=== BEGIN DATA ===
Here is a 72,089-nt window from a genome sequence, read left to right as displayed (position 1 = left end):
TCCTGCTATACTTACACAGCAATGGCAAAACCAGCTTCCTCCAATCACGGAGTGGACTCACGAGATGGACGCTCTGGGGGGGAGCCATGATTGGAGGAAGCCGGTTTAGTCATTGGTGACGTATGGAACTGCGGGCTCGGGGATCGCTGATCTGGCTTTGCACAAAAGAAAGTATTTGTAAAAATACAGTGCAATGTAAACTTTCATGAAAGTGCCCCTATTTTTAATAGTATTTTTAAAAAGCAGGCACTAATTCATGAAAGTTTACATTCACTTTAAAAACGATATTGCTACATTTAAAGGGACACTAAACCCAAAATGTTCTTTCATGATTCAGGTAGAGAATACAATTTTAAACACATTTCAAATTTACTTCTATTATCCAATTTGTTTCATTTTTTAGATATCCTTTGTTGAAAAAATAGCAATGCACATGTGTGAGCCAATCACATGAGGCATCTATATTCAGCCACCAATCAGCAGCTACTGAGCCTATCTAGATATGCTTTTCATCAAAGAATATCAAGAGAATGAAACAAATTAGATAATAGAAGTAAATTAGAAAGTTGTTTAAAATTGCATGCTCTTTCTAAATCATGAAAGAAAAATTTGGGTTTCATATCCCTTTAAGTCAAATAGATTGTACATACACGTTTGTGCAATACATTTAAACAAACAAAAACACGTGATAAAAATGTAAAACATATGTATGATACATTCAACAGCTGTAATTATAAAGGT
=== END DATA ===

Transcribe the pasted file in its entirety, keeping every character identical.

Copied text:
Here is a 72,089-nt window from a genome sequence, read left to right as displayed (position 1 = left end):
TCCTGCTATACTTACACAGCAATGGCAAAACCAGCTTCCTCCAATCACGGAGTGGACTCACGAGATGGACGCTCTGGGGGGGAGCCATGATTGGAGGAAGCCGGTTTAGTCATTGGTGACGTATGGAACTGCGGGCTCGGGGATCGCTGATCTGGCTTTGCACAAAAGAAAGTATTTGTAAAAATACAGTGCAATGTAAACTTTCATGAAAGTGCCCCTATTTTTAATAGTATTTTTAAAAAGCAGGCACTAATTCATGAAAGTTTACATTCACTTTAAAAACGATATTGCTACATTTAAAGGGACACTAAACCCAAAATGTTCTTTCATGATTCAGGTAGAGAATACAATTTTAAACACATTTCAAATTTACTTCTATTATCCAATTTGTTTCATTTTTTAGATATCCTTTGTTGAAAAAATAGCAATGCACATGTGTGAGCCAATCACATGAGGCATCTATATTCAGCCACCAATCAGCAGCTACTGAGCCTATCTAGATATGCTTTTCATCAAAGAATATCAAGAGAATGAAACAAATTAGATAATAGAAGTAAATTAGAAAGTTGTTTAAAATTGCATGCTCTTTCTAAATCATGAAAGAAAAATTTGGGTTTCATATCCCTTTAAGTCAAATAGATTGTACATACACGTTTGTGCAATACATTTAAACAAACAAAAACACGTGATAAAAATGTAAAACATATGTATGATACATTCAACAGCTGTAATTATAAAGGT